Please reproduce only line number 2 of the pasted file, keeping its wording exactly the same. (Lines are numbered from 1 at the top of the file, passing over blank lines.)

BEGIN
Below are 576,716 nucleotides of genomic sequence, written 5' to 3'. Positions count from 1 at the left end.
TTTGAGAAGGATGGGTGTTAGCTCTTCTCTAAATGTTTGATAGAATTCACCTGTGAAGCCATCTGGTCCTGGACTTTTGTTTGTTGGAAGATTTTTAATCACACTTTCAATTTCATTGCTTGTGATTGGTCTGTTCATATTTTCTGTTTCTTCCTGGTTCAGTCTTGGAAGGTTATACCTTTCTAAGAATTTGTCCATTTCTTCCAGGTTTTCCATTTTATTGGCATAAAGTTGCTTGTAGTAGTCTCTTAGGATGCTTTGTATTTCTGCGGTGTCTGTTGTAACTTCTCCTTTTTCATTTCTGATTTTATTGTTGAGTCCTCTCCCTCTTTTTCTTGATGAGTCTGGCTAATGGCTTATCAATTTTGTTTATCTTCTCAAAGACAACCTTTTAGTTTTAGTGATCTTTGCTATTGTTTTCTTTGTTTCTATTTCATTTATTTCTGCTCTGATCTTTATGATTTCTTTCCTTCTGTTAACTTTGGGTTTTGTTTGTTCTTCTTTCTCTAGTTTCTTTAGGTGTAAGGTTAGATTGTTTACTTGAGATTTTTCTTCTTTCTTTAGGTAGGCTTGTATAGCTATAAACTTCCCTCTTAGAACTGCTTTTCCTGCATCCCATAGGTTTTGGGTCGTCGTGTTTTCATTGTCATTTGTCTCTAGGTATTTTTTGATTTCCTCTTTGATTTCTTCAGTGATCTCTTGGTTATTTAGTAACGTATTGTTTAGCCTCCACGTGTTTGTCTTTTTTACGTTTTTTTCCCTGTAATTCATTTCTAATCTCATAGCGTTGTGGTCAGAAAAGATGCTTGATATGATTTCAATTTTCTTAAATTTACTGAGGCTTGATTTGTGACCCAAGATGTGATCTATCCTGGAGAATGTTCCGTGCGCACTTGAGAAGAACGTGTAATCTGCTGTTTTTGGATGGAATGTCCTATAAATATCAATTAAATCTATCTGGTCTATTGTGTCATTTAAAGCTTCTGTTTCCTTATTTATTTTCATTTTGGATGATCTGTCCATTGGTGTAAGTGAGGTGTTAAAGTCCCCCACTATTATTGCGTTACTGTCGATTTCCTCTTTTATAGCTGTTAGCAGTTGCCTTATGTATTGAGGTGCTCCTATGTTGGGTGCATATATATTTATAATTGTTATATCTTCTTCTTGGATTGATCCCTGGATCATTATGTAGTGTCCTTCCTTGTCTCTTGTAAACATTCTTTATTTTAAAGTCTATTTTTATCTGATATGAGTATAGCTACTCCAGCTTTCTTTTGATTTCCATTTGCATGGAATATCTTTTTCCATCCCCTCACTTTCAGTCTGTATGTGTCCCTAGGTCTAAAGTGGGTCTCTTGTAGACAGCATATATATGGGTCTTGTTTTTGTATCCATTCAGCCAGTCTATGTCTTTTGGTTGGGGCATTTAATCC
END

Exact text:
TTTGAGAAGGATGGGTGTTAGCTCTTCTCTAAATGTTTGATAGAATTCACCTGTGAAGCCATCTGGTCCTGGACTTTTGTTTGTTGGAAGATTTTTAATCACACTTTCAATTTCATTGCTTGTGATTGGTCTGTTCATATTTTCTGTTTCTTCCTGGTTCAGTCTTGGAAGGTTATACCTTTCTAAGAATTTGTCCATTTCTTCCAGGTTTTCCATTTTATTGGCATAAAGTTGCTTGTAGTAGTCTCTTAGGATGCTTTGTATTTCTGCGGTGTCTGTTGTAACTTCTCCTTTTTCATTTCTGATTTTATTGTTGAGTCCTCTCCCTCTTTTTCTTGATGAGTCTGGCTAATGGCTTATCAATTTTGTTTATCTTCTCAAAGACAACCTTTTAGTTTTAGTGATCTTTGCTATTGTTTTCTTTGTTTCTATTTCATTTATTTCTGCTCTGATCTTTATGATTTCTTTCCTTCTGTTAACTTTGGGTTTTGTTTGTTCTTCTTTCTCTAGTTTCTTTAGGTGTAAGGTTAGATTGTTTACTTGAGATTTTTCTTCTTTCTTTAGGTAGGCTTGTATAGCTATAAACTTCCCTCTTAGAACTGCTTTTCCTGCATCCCATAGGTTTTGGGTCGTCGTGTTTTCATTGTCATTTGTCTCTAGGTATTTTTTGATTTCCTCTTTGATTTCTTCAGTGATCTCTTGGTTATTTAGTAACGTATTGTTTAGCCTCCACGTGTTTGTCTTTTTTACGTTTTTTTCCCTGTAATTCATTTCTAATCTCATAGCGTTGTGGTCAGAAAAGATGCTTGATATGATTTCAATTTTCTTAAATTTACTGAGGCTTGATTTGTGACCCAAGATGTGATCTATCCTGGAGAATGTTCCGTGCGCACTTGAGAAGAACGTGTAATCTGCTGTTTTTGGATGGAATGTCCTATAAATATCAATTAAATCTATCTGGTCTATTGTGTCATTTAAAGCTTCTGTTTCCTTATTTATTTTCATTTTGGATGATCTGTCCATTGGTGTAAGTGAGGTGTTAAAGTCCCCCACTATTATTGCGTTACTGTCGATTTCCTCTTTTATAGCTGTTAGCAGTTGCCTTATGTATTGAGGTGCTCCTATGTTGGGTGCATATATATTTATAATTGTTATATCTTCTTCTTGGATTGATCCCTGGATCATTATGTAGTGTCCTTCCTTGTCTCTTGTAAACATTCTTTATTTTAAAGTCTATTTTTATCTGATATGAGTATAGCTACTCCAGCTTTCTTTTGATTTCCATTTGCATGGAATATCTTTTTCCATCCCCTCACTTTCAGTCTGTATGTGTCCCTAGGTCTAAAGTGGGTCTCTTGTAGACAGCATATATATGGGTCTTGTTTTTGTATCCATTCAGCCAGTCTATGTCTTTTGGTTGGGGCATTTAATCC